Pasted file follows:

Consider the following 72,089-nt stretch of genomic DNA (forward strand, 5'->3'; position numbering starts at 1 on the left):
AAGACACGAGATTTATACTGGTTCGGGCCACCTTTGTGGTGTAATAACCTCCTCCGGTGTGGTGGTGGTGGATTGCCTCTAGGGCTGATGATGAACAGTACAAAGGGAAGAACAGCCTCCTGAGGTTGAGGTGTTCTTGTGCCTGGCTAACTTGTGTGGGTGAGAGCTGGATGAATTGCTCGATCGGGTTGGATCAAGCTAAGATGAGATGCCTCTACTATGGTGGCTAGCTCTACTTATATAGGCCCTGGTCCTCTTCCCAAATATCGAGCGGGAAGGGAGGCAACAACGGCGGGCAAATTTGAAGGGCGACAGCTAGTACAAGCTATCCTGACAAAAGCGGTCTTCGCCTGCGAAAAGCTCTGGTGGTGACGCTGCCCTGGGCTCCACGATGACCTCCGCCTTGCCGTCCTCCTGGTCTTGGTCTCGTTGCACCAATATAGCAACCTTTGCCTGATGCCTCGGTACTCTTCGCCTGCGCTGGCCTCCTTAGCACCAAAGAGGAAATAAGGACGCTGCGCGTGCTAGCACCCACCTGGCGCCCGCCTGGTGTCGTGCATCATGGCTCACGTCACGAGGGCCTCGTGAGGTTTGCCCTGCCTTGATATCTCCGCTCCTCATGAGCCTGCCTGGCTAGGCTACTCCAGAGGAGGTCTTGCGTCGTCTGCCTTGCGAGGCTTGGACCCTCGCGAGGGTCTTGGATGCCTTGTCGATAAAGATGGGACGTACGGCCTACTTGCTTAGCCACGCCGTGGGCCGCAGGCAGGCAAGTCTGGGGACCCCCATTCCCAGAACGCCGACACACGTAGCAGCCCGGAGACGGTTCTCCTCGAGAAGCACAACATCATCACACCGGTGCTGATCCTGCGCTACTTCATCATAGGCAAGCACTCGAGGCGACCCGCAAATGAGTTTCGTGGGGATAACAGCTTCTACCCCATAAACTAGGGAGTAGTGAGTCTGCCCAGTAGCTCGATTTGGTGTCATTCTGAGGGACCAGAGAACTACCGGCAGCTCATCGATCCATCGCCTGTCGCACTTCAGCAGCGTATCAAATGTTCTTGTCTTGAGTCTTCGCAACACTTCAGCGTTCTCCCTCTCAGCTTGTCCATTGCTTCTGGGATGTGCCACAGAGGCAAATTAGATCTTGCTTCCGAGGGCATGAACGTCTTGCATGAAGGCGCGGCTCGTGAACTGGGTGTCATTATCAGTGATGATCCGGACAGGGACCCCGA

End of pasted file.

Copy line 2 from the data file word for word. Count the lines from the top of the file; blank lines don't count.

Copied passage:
AAGACACGAGATTTATACTGGTTCGGGCCACCTTTGTGGTGTAATAACCTCCTCCGGTGTGGTGGTGGTGGATTGCCTCTAGGGCTGATGATGAACAGTACAAAGGGAAGAACAGCCTCCTGAGGTTGAGGTGTTCTTGTGCCTGGCTAACTTGTGTGGGTGAGAGCTGGATGAATTGCTCGATCGGGTTGGATCAAGCTAAGATGAGATGCCTCTACTATGGTGGCTAGCTCTACTTATATAGGCCCTGGTCCTCTTCCCAAATATCGAGCGGGAAGGGAGGCAACAACGGCGGGCAAATTTGAAGGGCGACAGCTAGTACAAGCTATCCTGACAAAAGCGGTCTTCGCCTGCGAAAAGCTCTGGTGGTGACGCTGCCCTGGGCTCCACGATGACCTCCGCCTTGCCGTCCTCCTGGTCTTGGTCTCGTTGCACCAATATAGCAACCTTTGCCTGATGCCTCGGTACTCTTCGCCTGCGCTGGCCTCCTTAGCACCAAAGAGGAAATAAGGACGCTGCGCGTGCTAGCACCCACCTGGCGCCCGCCTGGTGTCGTGCATCATGGCTCACGTCACGAGGGCCTCGTGAGGTTTGCCCTGCCTTGATATCTCCGCTCCTCATGAGCCTGCCTGGCTAGGCTACTCCAGAGGAGGTCTTGCGTCGTCTGCCTTGCGAGGCTTGGACCCTCGCGAGGGTCTTGGATGCCTTGTCGATAAAGATGGGACGTACGGCCTACTTGCTTAGCCACGCCGTGGGCCGCAGGCAGGCAAGTCTGGGGACCCCCATTCCCAGAACGCCGACACACGTAGCAGCCCGGAGACGGTTCTCCTCGAGAAGCACAACATCATCACACCGGTGCTGATCCTGCGCTACTTCATCATAGGCAAGCACTCGAGGCGACCCGCAAATGAGTTTCGTGGGGATAACAGCTTCTACCCCATAAACTAGGGAGTAGTGAGTCTGCCCAGTAGCTCGATTTGGTGTCATTCTGAGGGACCAGAGAACTACCGGCAGCTCATCGATCCATCGCCTGTCGCACTTCAGCAGCGTATCAAATGTTCTTGTCTTGAGTCTTCGCAACACTTCAGCGTTCTCCCTCTCAGCTTGTCCATTGCTTCTGGGATGTGCCACAGAGGCAAATTAGATCTTGCTTCCGAGGGCATGAACGTCTTGCATGAAGGCGCGGCTCGTGAACTGGGTGTCATTATCAGTGATGATCCGGACAGGGACCCCGA